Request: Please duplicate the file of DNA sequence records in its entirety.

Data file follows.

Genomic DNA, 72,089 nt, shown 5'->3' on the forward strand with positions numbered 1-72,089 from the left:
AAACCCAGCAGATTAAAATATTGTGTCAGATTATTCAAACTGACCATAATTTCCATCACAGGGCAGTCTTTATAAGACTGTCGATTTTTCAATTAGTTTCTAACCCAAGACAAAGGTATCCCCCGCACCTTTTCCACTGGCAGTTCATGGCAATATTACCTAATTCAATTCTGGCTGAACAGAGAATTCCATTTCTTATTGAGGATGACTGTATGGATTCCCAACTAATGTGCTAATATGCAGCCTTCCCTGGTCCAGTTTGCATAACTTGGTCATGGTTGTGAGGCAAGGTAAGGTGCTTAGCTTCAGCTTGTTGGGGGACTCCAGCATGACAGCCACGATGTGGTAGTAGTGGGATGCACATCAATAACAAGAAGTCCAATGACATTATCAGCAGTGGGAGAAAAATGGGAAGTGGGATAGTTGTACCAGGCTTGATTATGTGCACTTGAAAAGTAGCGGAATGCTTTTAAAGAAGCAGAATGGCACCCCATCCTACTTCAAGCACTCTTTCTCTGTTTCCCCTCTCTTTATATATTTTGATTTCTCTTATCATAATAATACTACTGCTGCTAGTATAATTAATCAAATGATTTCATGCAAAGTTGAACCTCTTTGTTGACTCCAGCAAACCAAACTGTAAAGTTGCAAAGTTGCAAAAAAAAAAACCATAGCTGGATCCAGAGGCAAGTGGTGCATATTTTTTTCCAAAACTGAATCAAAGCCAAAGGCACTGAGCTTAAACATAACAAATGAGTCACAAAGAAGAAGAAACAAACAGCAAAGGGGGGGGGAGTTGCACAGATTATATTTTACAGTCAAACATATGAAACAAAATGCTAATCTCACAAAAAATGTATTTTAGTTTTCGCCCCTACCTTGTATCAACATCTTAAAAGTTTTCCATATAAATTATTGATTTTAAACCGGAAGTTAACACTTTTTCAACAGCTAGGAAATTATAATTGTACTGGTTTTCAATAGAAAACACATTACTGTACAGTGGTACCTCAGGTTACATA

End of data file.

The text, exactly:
Genomic DNA, 72,089 nt, shown 5'->3' on the forward strand with positions numbered 1-72,089 from the left:
AAACCCAGCAGATTAAAATATTGTGTCAGATTATTCAAACTGACCATAATTTCCATCACAGGGCAGTCTTTATAAGACTGTCGATTTTTCAATTAGTTTCTAACCCAAGACAAAGGTATCCCCCGCACCTTTTCCACTGGCAGTTCATGGCAATATTACCTAATTCAATTCTGGCTGAACAGAGAATTCCATTTCTTATTGAGGATGACTGTATGGATTCCCAACTAATGTGCTAATATGCAGCCTTCCCTGGTCCAGTTTGCATAACTTGGTCATGGTTGTGAGGCAAGGTAAGGTGCTTAGCTTCAGCTTGTTGGGGGACTCCAGCATGACAGCCACGATGTGGTAGTAGTGGGATGCACATCAATAACAAGAAGTCCAATGACATTATCAGCAGTGGGAGAAAAATGGGAAGTGGGATAGTTGTACCAGGCTTGATTATGTGCACTTGAAAAGTAGCGGAATGCTTTTAAAGAAGCAGAATGGCACCCCATCCTACTTCAAGCACTCTTTCTCTGTTTCCCCTCTCTTTATATATTTTGATTTCTCTTATCATAATAATACTACTGCTGCTAGTATAATTAATCAAATGATTTCATGCAAAGTTGAACCTCTTTGTTGACTCCAGCAAACCAAACTGTAAAGTTGCAAAGTTGCAAAAAAAAAAACCATAGCTGGATCCAGAGGCAAGTGGTGCATATTTTTTTCCAAAACTGAATCAAAGCCAAAGGCACTGAGCTTAAACATAACAAATGAGTCACAAAGAAGAAGAAACAAACAGCAAAGGGGGGGGGAGTTGCACAGATTATATTTTACAGTCAAACATATGAAACAAAATGCTAATCTCACAAAAAATGTATTTTAGTTTTCGCCCCTACCTTGTATCAACATCTTAAAAGTTTTCCATATAAATTATTGATTTTAAACCGGAAGTTAACACTTTTTCAACAGCTAGGAAATTATAATTGTACTGGTTTTCAATAGAAAACACATTACTGTACAGTGGTACCTCAGGTTACATA